The Way to the River

By W. S. Merwin b. 1927
The way to the river leads past the names of   
Ash the sleeves the wreaths of hinges   
Through the song of the bandage vendor

I lay your name by my voice   
As I go

The way to the river leads past the late
Doors and the games of the children born looking backwards   
They play that they are broken glass
The numbers wait in the halls and the clouds
From windows
They play that they are old they are putting the horizon   
Into baskets they are escaping they are

I step over the sleepers the fires the calendars   
My voice turns to you

I go past the juggler’s condemned building the hollow   
Windows gallery
Of invisible presidents the same motion in them all   
In a parked cab by the sealed wall the hats are playing   
Sort of poker with somebody’s

Old snapshots game I don’t understand they lose   
The rivers one
After the other I begin to know where I am   
I am home

Be here the flies from the house of the mapmaker   
Walk on our letters I can tell
And the days hang medals between us
I have lit our room with a glove of yours be   
Here I turn
To your name and the hour remembers
Its one word

Be here what can we
Do for the dead the footsteps full of money   
I offer you what I have my

To the city of wires I have brought home a handful
Of water I walk slowly
In front of me they are building the empty
Ages I see them reflected not for long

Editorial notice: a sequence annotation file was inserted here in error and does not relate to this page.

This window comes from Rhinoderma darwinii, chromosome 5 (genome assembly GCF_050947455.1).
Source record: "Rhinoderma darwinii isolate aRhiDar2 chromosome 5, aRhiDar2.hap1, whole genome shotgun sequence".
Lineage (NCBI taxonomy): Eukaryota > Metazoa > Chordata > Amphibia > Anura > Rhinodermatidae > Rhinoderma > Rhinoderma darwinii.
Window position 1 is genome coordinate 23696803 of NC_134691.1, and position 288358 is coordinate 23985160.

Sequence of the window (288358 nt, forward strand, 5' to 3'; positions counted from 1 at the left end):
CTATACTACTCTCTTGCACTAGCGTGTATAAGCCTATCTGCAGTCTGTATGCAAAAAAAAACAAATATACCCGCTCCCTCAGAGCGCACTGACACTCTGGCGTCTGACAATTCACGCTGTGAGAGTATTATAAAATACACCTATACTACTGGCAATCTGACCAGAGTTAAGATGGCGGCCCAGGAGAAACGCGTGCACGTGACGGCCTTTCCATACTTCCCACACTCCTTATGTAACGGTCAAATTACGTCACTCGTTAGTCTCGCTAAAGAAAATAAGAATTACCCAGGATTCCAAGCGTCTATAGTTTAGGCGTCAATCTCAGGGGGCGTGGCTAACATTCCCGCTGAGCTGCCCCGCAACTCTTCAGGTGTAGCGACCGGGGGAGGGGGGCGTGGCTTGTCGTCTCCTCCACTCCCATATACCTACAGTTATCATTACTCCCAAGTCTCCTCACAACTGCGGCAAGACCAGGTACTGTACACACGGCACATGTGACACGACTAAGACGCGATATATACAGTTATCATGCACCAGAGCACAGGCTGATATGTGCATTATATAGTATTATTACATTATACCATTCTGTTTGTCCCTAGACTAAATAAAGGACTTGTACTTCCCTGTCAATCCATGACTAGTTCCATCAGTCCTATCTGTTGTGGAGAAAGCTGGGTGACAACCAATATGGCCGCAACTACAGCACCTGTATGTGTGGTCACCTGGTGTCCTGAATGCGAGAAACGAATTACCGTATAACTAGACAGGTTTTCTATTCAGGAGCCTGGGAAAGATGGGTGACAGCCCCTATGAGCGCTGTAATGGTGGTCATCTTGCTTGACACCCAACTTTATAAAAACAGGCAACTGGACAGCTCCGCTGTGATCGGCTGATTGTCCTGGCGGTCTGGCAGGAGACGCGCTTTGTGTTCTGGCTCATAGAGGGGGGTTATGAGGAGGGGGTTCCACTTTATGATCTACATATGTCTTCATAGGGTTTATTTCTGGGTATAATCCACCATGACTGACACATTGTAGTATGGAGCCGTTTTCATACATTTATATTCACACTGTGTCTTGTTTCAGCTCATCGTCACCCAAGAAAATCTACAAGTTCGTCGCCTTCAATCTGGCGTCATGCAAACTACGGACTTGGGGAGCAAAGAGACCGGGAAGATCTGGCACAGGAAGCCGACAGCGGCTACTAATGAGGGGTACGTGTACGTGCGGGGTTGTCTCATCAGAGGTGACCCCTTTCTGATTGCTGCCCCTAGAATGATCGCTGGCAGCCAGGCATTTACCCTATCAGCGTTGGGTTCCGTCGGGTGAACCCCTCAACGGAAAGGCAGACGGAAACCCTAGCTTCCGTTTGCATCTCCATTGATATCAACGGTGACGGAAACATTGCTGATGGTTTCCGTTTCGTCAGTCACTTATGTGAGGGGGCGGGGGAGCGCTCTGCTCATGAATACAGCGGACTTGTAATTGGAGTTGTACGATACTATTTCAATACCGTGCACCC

Be here I am no longer ashamed of time it is too brief its hands   
Have no names
I have passed it I know

         Oh Necessity you with the face you with   
         All the faces

This is written on the back of everything

But we
Will read it together

W. S. Merwin, “The Way to the River” from The Second Four Books of Poems (Port Townsend, Washington: Copper Canyon Press, 1993). Copyright © 1993 by W. S. Merwin. Reprinted with the permission of The Wylie Agency, Inc.

Source: The Second Four Books of Poems (Copper Canyon Press, 1993)

Discover this poem’s context and related poetry, articles, and media.

Poet W. S. Merwin b. 1927


Subjects Seas, Rivers, & Streams, Nature, Activities, Travels & Journeys

Poetic Terms Free Verse

 W. S. Merwin


W.S. Merwin is a prolific, leading American writer whose poetry, translations, and prose have won praise over seven decades. His first book, A Mask for Janus (1952),  was chosen by W.H. Auden for the Yale Younger Poets Prize. Though that first book reflected the formalism of the period, Merwin eventually became known for an impersonal, open style that eschewed punctuation. Writing in the Guardian, Jay Parini described Merwin’s . . .

Continue reading this biography

Poem Categorization

SUBJECT Seas, Rivers, & Streams, Nature, Activities, Travels & Journeys


Poetic Terms Free Verse

Report a problem with this poem

Originally appeared in Poetry magazine.

This poem has learning resources.

This poem is good for children.

This poem has related video.

This poem has related audio.